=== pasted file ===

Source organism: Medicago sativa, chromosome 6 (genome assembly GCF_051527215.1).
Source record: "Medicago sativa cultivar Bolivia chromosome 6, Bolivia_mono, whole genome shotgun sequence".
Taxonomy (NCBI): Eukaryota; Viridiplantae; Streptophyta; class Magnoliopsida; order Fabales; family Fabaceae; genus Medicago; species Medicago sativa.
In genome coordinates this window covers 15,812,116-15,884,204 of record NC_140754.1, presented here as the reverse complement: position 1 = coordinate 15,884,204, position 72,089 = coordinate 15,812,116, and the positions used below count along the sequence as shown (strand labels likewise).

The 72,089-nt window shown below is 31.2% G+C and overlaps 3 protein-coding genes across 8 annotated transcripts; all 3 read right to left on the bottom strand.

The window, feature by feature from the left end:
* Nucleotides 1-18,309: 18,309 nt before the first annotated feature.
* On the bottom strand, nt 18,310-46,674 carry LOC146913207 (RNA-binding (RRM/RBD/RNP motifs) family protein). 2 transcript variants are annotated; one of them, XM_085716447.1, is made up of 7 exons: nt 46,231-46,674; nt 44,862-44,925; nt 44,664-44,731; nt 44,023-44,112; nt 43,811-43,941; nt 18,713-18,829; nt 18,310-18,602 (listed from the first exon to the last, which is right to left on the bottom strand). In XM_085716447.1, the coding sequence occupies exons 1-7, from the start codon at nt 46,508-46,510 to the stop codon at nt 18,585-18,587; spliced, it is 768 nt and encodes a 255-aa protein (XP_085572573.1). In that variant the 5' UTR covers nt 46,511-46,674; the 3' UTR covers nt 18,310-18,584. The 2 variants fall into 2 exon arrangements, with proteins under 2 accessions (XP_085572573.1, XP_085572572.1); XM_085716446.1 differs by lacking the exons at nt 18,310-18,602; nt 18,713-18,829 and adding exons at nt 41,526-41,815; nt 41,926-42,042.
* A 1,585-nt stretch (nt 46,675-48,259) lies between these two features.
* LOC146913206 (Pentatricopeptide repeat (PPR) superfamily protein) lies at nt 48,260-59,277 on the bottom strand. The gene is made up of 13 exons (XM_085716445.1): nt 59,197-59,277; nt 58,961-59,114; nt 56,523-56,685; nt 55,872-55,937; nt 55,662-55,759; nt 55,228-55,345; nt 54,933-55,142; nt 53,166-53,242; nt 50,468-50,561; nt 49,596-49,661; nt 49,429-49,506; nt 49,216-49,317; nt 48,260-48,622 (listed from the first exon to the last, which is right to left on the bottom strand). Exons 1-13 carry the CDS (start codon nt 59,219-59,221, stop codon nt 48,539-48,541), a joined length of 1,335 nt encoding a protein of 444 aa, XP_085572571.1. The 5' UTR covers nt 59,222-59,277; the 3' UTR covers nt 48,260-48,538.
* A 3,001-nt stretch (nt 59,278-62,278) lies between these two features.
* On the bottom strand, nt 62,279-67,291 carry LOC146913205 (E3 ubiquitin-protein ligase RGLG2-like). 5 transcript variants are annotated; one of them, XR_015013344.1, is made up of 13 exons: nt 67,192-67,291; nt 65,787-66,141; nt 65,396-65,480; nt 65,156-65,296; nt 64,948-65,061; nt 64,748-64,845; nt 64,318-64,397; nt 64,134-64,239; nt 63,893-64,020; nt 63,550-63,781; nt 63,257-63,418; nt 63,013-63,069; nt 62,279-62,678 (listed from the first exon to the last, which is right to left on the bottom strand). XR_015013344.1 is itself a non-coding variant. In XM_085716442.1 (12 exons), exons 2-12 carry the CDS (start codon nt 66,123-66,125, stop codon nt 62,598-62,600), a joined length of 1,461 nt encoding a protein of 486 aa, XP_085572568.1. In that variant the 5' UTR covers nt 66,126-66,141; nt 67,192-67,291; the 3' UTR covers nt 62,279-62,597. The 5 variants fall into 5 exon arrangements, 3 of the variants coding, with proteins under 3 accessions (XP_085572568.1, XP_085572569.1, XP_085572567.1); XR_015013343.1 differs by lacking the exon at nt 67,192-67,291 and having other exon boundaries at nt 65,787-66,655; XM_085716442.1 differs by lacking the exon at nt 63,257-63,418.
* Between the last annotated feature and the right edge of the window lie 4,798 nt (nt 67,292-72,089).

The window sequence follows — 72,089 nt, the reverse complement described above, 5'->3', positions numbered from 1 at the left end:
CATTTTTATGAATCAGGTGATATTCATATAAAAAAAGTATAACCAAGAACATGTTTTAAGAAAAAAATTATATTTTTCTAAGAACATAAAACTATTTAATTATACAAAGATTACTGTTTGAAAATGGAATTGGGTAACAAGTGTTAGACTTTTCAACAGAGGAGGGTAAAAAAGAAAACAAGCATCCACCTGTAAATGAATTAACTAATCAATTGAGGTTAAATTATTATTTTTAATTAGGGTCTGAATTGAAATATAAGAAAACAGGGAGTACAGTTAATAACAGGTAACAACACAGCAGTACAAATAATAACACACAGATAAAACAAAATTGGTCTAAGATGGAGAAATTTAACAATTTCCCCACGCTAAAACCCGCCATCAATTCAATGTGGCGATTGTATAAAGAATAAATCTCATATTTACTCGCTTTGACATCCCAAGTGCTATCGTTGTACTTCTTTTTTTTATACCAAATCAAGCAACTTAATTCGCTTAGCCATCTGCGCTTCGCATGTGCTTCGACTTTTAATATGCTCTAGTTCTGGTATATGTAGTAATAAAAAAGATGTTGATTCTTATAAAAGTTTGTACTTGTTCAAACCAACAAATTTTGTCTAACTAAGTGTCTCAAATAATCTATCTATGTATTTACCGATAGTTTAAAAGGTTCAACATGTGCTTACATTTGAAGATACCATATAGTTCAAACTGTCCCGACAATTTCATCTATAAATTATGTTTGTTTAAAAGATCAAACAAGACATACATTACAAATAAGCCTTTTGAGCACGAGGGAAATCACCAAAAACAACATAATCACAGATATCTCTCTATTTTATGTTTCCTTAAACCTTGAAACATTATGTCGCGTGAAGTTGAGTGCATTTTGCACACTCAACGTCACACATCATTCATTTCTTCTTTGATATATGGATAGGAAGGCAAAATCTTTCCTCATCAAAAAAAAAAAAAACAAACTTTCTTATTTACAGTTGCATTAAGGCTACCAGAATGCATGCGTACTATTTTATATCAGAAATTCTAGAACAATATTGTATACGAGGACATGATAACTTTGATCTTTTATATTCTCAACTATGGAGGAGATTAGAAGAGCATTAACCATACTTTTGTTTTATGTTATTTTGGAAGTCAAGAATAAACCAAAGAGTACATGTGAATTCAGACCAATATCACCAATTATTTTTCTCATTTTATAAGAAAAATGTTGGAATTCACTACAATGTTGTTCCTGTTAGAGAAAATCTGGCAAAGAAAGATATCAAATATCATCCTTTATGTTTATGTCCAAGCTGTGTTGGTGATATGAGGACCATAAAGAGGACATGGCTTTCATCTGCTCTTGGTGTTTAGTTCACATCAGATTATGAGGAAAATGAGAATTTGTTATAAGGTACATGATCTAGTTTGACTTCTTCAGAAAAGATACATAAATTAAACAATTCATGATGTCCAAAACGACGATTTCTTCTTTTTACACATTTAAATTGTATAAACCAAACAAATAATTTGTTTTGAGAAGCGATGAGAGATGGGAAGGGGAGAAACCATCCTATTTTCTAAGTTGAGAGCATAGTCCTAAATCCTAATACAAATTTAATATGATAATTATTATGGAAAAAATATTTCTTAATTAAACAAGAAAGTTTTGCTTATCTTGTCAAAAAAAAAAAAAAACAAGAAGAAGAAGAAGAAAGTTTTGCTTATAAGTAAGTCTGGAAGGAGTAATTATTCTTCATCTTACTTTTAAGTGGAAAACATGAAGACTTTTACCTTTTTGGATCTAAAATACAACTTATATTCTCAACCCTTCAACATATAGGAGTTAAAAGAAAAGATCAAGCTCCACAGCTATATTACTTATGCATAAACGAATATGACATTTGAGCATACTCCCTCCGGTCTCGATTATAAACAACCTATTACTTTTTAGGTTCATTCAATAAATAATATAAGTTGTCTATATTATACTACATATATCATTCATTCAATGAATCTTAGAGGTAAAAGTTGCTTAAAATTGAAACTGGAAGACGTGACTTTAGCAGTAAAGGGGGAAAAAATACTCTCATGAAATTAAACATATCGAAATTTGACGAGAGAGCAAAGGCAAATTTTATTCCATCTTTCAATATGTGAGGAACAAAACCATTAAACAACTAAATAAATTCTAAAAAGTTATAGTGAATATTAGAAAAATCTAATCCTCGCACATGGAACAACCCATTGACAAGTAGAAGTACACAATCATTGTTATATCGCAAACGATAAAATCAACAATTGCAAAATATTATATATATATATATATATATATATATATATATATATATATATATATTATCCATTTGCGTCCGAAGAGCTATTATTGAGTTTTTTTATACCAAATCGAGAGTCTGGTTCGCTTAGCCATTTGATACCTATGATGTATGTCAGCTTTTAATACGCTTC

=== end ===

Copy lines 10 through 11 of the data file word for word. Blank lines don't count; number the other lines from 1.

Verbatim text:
* LOC146913206 (Pentatricopeptide repeat (PPR) superfamily protein) lies at nt 48,260-59,277 on the bottom strand. The gene is made up of 13 exons (XM_085716445.1): nt 59,197-59,277; nt 58,961-59,114; nt 56,523-56,685; nt 55,872-55,937; nt 55,662-55,759; nt 55,228-55,345; nt 54,933-55,142; nt 53,166-53,242; nt 50,468-50,561; nt 49,596-49,661; nt 49,429-49,506; nt 49,216-49,317; nt 48,260-48,622 (listed from the first exon to the last, which is right to left on the bottom strand). Exons 1-13 carry the CDS (start codon nt 59,219-59,221, stop codon nt 48,539-48,541), a joined length of 1,335 nt encoding a protein of 444 aa, XP_085572571.1. The 5' UTR covers nt 59,222-59,277; the 3' UTR covers nt 48,260-48,538.
* A 3,001-nt stretch (nt 59,278-62,278) lies between these two features.